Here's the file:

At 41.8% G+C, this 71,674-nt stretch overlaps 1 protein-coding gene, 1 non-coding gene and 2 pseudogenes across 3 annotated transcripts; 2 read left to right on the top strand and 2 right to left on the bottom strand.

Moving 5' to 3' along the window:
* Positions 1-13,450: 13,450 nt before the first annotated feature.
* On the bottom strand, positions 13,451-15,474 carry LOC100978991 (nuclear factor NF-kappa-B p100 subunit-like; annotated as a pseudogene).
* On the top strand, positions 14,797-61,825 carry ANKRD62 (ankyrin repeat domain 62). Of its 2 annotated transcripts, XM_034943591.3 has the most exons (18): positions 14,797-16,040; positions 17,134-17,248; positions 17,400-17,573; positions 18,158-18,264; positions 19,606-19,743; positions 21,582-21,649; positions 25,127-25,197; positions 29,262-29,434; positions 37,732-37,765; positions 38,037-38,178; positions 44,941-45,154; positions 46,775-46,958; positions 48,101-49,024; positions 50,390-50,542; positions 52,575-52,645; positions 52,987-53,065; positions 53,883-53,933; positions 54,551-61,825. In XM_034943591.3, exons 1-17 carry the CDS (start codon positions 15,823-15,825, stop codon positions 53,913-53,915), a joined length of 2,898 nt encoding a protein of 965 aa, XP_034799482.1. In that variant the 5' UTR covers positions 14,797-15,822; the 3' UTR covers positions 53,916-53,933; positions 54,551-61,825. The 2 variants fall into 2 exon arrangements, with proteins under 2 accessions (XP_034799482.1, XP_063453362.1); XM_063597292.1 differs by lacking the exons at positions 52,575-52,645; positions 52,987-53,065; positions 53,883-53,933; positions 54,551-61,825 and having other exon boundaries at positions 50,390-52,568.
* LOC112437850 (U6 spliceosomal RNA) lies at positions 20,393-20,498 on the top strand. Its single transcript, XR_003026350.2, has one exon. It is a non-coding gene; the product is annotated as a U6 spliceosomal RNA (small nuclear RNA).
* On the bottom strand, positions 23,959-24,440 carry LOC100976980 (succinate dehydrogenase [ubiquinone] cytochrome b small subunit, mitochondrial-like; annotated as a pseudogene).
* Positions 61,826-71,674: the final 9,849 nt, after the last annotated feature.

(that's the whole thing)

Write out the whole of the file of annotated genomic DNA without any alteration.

At 41.8% G+C, this 71,674-nt stretch overlaps 1 protein-coding gene, 1 non-coding gene and 2 pseudogenes across 3 annotated transcripts; 2 read left to right on the top strand and 2 right to left on the bottom strand.

Moving 5' to 3' along the window:
* Positions 1-13,450: 13,450 nt before the first annotated feature.
* On the bottom strand, positions 13,451-15,474 carry LOC100978991 (nuclear factor NF-kappa-B p100 subunit-like; annotated as a pseudogene).
* On the top strand, positions 14,797-61,825 carry ANKRD62 (ankyrin repeat domain 62). Of its 2 annotated transcripts, XM_034943591.3 has the most exons (18): positions 14,797-16,040; positions 17,134-17,248; positions 17,400-17,573; positions 18,158-18,264; positions 19,606-19,743; positions 21,582-21,649; positions 25,127-25,197; positions 29,262-29,434; positions 37,732-37,765; positions 38,037-38,178; positions 44,941-45,154; positions 46,775-46,958; positions 48,101-49,024; positions 50,390-50,542; positions 52,575-52,645; positions 52,987-53,065; positions 53,883-53,933; positions 54,551-61,825. In XM_034943591.3, exons 1-17 carry the CDS (start codon positions 15,823-15,825, stop codon positions 53,913-53,915), a joined length of 2,898 nt encoding a protein of 965 aa, XP_034799482.1. In that variant the 5' UTR covers positions 14,797-15,822; the 3' UTR covers positions 53,916-53,933; positions 54,551-61,825. The 2 variants fall into 2 exon arrangements, with proteins under 2 accessions (XP_034799482.1, XP_063453362.1); XM_063597292.1 differs by lacking the exons at positions 52,575-52,645; positions 52,987-53,065; positions 53,883-53,933; positions 54,551-61,825 and having other exon boundaries at positions 50,390-52,568.
* LOC112437850 (U6 spliceosomal RNA) lies at positions 20,393-20,498 on the top strand. Its single transcript, XR_003026350.2, has one exon. It is a non-coding gene; the product is annotated as a U6 spliceosomal RNA (small nuclear RNA).
* On the bottom strand, positions 23,959-24,440 carry LOC100976980 (succinate dehydrogenase [ubiquinone] cytochrome b small subunit, mitochondrial-like; annotated as a pseudogene).
* Positions 61,826-71,674: the final 9,849 nt, after the last annotated feature.